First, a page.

Lupus erythematosus is a disease of the immune system. In this disease, the patient’s immune system turns against itself, that is, instead of attacking foreign entities, it starts attacking and destroying the body’s own cells and tissues. Thus, it falls in the category of autoimmune disease. This autoimmune disease is not a common one like other autoimmune diseases. Study of family history, blood tests, and biopsy of sample from the affected area can help diagnose the disease but the causes for onset can rarely be concluded.
As the body’s own tissues are attacked, lupus causes damaging effects on the area under attack. It can affect and damage tissues and parts like the joints, kidneys, lungs, skin, blood vessels, and even the heart and brain.
The real cause of this autoimmune disease is not clear, but there are factors which might expose a person to having lupus. They include:
- Overexposure to sunlight might trigger the onset of this autoimmune disease. UV rays in sunlight cause gene mutations.
- Severe infections such as those caused by Epstein-Barr virus expose the patient to the risk of contracting lupus.
- Certain prescription drugs might result in the onset of this autoimmune disease. Lupus is thus stated as an adverse side effect of these drugs.
- Exposure to harsh chemicals from pollution or other sources.
Lupus is thus a very challenging and destructive disease for the body. Many precautions are advised and a restricted lifestyle is usually suggested to patients to have a normal life without complications from this autoimmune disease. Symptoms and treatment vary with the tissue or organ of the body being affected. Symptoms of this autoimmune disease vary with time as the disease progresses and thus the treatment. Common symptoms of the disease include:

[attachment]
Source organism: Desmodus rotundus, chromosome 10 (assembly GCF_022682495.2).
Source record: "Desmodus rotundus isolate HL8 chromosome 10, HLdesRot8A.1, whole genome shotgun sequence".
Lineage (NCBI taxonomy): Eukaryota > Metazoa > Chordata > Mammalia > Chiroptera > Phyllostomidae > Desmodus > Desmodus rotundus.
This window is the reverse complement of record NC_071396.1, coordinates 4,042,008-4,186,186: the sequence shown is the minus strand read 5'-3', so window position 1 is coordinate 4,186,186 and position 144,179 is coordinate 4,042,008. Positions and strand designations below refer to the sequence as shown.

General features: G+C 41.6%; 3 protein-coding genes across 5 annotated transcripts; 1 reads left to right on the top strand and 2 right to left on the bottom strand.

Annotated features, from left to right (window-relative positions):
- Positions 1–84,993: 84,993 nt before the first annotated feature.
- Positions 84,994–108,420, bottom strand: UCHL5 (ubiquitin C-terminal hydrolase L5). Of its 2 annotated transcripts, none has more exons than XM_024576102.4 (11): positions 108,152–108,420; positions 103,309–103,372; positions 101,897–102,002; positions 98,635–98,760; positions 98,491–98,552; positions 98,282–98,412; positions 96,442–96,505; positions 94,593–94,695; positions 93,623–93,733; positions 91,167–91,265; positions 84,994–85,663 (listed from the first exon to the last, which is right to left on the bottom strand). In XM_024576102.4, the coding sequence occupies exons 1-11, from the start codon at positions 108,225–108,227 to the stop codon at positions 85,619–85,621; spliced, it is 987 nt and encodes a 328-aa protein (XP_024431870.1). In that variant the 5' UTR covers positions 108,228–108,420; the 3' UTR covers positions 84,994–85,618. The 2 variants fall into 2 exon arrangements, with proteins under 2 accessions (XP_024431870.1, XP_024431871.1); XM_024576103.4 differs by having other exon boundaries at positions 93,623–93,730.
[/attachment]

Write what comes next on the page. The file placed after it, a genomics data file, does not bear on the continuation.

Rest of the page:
- Skin rashes: Red rashes can be seen mostly on the face. The skin becomes sensitive to the sun. Hair loss is also a common symptom.
- Fatigue and fever without cause is another common symptom.
- Muscle and joint pain are experienced.
- The patient might present with ulcers and swollen glands.
Less common symptoms of this autoimmune disease include:
- Lack of concentration
None of the lupus symptoms are permanent. They come and go as flares and this also makes the situation worse for the patient. Treatment includes medication for the ongoing symptoms plus the disease. No specific foolproof treatment plan is available to get rid of the disease, but immunosuppressants and other medications providing symptomatic relief are suggested.
Things become worse when vital organs like kidneys, lungs, heart, or brain get affected due to lupus. The changing symptoms cause confusion for the patient as well as the doctor. The nature of the disease is very much progressive and this can cause the patient to go into depression with a sense of helplessness and fear of death. A counselor and family support is needed and can be of great help for the patient.
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